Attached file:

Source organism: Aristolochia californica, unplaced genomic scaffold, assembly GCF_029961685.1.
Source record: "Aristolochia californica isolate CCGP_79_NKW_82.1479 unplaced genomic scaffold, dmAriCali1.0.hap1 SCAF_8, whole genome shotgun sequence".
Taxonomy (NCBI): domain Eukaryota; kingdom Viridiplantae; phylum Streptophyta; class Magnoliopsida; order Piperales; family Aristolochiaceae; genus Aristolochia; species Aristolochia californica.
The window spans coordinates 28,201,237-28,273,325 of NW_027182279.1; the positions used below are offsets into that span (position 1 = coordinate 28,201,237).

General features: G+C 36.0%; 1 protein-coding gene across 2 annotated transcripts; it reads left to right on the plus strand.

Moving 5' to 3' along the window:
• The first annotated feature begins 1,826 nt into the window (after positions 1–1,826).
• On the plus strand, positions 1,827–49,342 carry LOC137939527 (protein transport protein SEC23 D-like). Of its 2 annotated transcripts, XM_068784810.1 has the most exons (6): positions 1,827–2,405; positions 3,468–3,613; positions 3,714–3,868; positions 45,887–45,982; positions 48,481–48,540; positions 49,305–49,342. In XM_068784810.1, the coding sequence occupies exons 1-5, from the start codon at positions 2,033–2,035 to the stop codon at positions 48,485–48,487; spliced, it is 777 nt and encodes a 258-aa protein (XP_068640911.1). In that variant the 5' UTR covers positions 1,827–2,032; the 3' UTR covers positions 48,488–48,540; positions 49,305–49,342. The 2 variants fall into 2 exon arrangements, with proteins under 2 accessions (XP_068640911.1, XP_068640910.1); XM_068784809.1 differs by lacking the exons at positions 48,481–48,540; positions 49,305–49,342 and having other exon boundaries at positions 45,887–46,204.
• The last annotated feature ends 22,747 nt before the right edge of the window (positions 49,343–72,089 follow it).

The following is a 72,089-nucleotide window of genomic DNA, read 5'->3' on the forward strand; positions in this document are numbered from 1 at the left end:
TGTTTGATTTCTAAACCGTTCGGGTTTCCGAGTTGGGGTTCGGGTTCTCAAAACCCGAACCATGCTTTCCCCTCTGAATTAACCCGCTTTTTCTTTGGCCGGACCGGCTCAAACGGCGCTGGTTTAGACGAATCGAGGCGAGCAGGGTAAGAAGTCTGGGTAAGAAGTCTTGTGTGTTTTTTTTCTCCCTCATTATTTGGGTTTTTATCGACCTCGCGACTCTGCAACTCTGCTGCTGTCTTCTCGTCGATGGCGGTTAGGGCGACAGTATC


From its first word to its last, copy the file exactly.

Source organism: Aristolochia californica, unplaced genomic scaffold, assembly GCF_029961685.1.
Source record: "Aristolochia californica isolate CCGP_79_NKW_82.1479 unplaced genomic scaffold, dmAriCali1.0.hap1 SCAF_8, whole genome shotgun sequence".
Taxonomy (NCBI): domain Eukaryota; kingdom Viridiplantae; phylum Streptophyta; class Magnoliopsida; order Piperales; family Aristolochiaceae; genus Aristolochia; species Aristolochia californica.
The window spans coordinates 28,201,237-28,273,325 of NW_027182279.1; the positions used below are offsets into that span (position 1 = coordinate 28,201,237).

General features: G+C 36.0%; 1 protein-coding gene across 2 annotated transcripts; it reads left to right on the plus strand.

Moving 5' to 3' along the window:
• The first annotated feature begins 1,826 nt into the window (after positions 1–1,826).
• On the plus strand, positions 1,827–49,342 carry LOC137939527 (protein transport protein SEC23 D-like). Of its 2 annotated transcripts, XM_068784810.1 has the most exons (6): positions 1,827–2,405; positions 3,468–3,613; positions 3,714–3,868; positions 45,887–45,982; positions 48,481–48,540; positions 49,305–49,342. In XM_068784810.1, the coding sequence occupies exons 1-5, from the start codon at positions 2,033–2,035 to the stop codon at positions 48,485–48,487; spliced, it is 777 nt and encodes a 258-aa protein (XP_068640911.1). In that variant the 5' UTR covers positions 1,827–2,032; the 3' UTR covers positions 48,488–48,540; positions 49,305–49,342. The 2 variants fall into 2 exon arrangements, with proteins under 2 accessions (XP_068640911.1, XP_068640910.1); XM_068784809.1 differs by lacking the exons at positions 48,481–48,540; positions 49,305–49,342 and having other exon boundaries at positions 45,887–46,204.
• The last annotated feature ends 22,747 nt before the right edge of the window (positions 49,343–72,089 follow it).

The following is a 72,089-nucleotide window of genomic DNA, read 5'->3' on the forward strand; positions in this document are numbered from 1 at the left end:
TGTTTGATTTCTAAACCGTTCGGGTTTCCGAGTTGGGGTTCGGGTTCTCAAAACCCGAACCATGCTTTCCCCTCTGAATTAACCCGCTTTTTCTTTGGCCGGACCGGCTCAAACGGCGCTGGTTTAGACGAATCGAGGCGAGCAGGGTAAGAAGTCTGGGTAAGAAGTCTTGTGTGTTTTTTTTCTCCCTCATTATTTGGGTTTTTATCGACCTCGCGACTCTGCAACTCTGCTGCTGTCTTCTCGTCGATGGCGGTTAGGGCGACAGTATC